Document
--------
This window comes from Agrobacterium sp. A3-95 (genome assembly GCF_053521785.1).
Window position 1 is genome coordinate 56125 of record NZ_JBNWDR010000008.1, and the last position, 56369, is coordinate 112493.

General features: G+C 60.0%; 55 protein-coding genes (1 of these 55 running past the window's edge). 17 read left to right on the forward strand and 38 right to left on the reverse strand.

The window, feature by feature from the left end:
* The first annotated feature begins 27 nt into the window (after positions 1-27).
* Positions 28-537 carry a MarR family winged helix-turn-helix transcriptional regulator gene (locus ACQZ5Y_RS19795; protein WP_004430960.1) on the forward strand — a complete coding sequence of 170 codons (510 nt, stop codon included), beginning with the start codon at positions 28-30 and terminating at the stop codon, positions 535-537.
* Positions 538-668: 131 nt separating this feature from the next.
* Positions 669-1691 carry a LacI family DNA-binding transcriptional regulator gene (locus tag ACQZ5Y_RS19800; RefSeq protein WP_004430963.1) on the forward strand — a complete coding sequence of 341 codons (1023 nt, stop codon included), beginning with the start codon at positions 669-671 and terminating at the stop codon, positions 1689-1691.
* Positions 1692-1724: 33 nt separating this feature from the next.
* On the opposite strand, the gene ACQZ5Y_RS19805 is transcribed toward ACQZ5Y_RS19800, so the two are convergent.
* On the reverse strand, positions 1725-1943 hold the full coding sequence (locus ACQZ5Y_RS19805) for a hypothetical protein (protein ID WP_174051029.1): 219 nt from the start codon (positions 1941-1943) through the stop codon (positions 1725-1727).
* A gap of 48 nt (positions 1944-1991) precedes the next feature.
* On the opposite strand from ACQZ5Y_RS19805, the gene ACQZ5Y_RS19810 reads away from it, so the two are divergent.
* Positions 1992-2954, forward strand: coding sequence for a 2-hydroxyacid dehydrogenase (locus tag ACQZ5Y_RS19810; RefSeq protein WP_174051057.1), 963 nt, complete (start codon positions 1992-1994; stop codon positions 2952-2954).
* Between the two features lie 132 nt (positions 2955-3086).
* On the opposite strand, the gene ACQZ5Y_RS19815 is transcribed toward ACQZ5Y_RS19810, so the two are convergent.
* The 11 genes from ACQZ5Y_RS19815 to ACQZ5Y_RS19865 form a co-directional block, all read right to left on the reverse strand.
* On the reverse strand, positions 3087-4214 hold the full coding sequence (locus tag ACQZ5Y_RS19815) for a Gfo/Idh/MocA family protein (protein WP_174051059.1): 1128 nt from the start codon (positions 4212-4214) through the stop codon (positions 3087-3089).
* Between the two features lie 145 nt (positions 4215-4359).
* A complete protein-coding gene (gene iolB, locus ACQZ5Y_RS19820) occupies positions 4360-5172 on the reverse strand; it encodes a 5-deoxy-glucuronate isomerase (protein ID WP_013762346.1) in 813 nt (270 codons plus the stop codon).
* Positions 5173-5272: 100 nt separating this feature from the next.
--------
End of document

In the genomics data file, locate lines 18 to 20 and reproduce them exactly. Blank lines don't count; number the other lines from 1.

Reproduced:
* On the reverse strand, positions 3087-4214 hold the full coding sequence (locus tag ACQZ5Y_RS19815) for a Gfo/Idh/MocA family protein (protein WP_174051059.1): 1128 nt from the start codon (positions 4212-4214) through the stop codon (positions 3087-3089).
* Between the two features lie 145 nt (positions 4215-4359).
* A complete protein-coding gene (gene iolB, locus ACQZ5Y_RS19820) occupies positions 4360-5172 on the reverse strand; it encodes a 5-deoxy-glucuronate isomerase (protein ID WP_013762346.1) in 813 nt (270 codons plus the stop codon).